Level of Education
This paper is in no way an apology for the institution of slavery in any form. In fact, it is a reiteration of Biblical doctrine and natural rights philosophy that posit all humans are created equal. The institution of slavery knew few bounds throughout recorded history and was as ubiquitous and durable as the activities of marriage or warfare, practiced by every culture and religion (Drescher 2009, 7-8, 12-39). Biblical text is devoid of specific prohibition against slavery, a fact sadly used as justification for its continuation. The Quakers, however, were one of the few religious groups who invoked Scriptural admonitions to publicly question the status-quo of the seemingly unshakeable “peculiar institution” in the thirteen colonies. This paper will discuss a brief historical background of manumission, the evolution of manumission in Virginia and the natural rights doctrines and Quaker teachings that guided notable Virginian slave holders, including Lynchburg’s founder John Lynch, to voluntarily manumit their slaves nearly eighty years before Lincoln’s Emancipation Proclamation in 1863.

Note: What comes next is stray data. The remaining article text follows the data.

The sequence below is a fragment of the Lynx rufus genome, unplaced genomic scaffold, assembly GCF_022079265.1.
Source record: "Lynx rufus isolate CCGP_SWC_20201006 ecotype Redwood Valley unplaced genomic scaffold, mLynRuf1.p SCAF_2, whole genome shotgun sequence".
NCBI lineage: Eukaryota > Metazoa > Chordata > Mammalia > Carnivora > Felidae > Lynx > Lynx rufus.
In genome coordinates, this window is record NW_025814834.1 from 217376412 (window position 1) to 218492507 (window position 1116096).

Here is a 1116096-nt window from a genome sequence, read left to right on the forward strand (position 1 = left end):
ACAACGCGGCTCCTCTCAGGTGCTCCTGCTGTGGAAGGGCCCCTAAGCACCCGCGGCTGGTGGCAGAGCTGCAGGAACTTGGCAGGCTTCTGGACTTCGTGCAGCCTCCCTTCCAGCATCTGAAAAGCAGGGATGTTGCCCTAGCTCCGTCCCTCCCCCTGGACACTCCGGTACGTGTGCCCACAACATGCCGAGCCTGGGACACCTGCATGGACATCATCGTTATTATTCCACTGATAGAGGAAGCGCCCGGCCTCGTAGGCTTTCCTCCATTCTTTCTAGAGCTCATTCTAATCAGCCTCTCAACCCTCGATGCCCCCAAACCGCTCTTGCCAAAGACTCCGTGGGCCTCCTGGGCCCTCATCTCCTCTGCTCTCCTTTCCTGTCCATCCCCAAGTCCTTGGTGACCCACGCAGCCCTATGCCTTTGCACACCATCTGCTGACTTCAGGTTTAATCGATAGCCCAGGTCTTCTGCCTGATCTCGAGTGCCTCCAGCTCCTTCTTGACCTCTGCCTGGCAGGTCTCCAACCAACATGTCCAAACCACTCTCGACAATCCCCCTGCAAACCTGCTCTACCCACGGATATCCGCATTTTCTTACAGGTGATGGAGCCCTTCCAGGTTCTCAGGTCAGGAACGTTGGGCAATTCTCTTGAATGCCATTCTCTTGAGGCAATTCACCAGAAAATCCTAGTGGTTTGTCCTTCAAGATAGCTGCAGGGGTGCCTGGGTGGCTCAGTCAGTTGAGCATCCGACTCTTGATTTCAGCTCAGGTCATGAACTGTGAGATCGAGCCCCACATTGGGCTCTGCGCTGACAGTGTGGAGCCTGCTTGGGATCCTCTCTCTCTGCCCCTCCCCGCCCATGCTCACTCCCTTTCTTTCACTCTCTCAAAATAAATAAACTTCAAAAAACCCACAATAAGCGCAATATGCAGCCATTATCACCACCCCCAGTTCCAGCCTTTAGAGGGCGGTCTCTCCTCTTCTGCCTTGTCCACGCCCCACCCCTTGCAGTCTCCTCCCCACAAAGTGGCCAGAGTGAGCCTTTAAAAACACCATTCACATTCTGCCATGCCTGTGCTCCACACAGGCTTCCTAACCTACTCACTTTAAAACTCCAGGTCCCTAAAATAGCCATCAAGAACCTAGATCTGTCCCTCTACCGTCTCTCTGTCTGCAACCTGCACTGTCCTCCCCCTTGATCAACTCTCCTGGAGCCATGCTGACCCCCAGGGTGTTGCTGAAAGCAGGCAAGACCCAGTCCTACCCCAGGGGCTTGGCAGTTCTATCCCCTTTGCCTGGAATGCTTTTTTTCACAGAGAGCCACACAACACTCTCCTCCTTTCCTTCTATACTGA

"Manumission in Virginia: The Anti-Slavery Legacy of John Lynch,"
Liberty University Journal of Statesmanship & Public Policy: Vol. 2:
1, Article 7.
Available at: https://digitalcommons.liberty.edu/jspp/vol2/iss1/7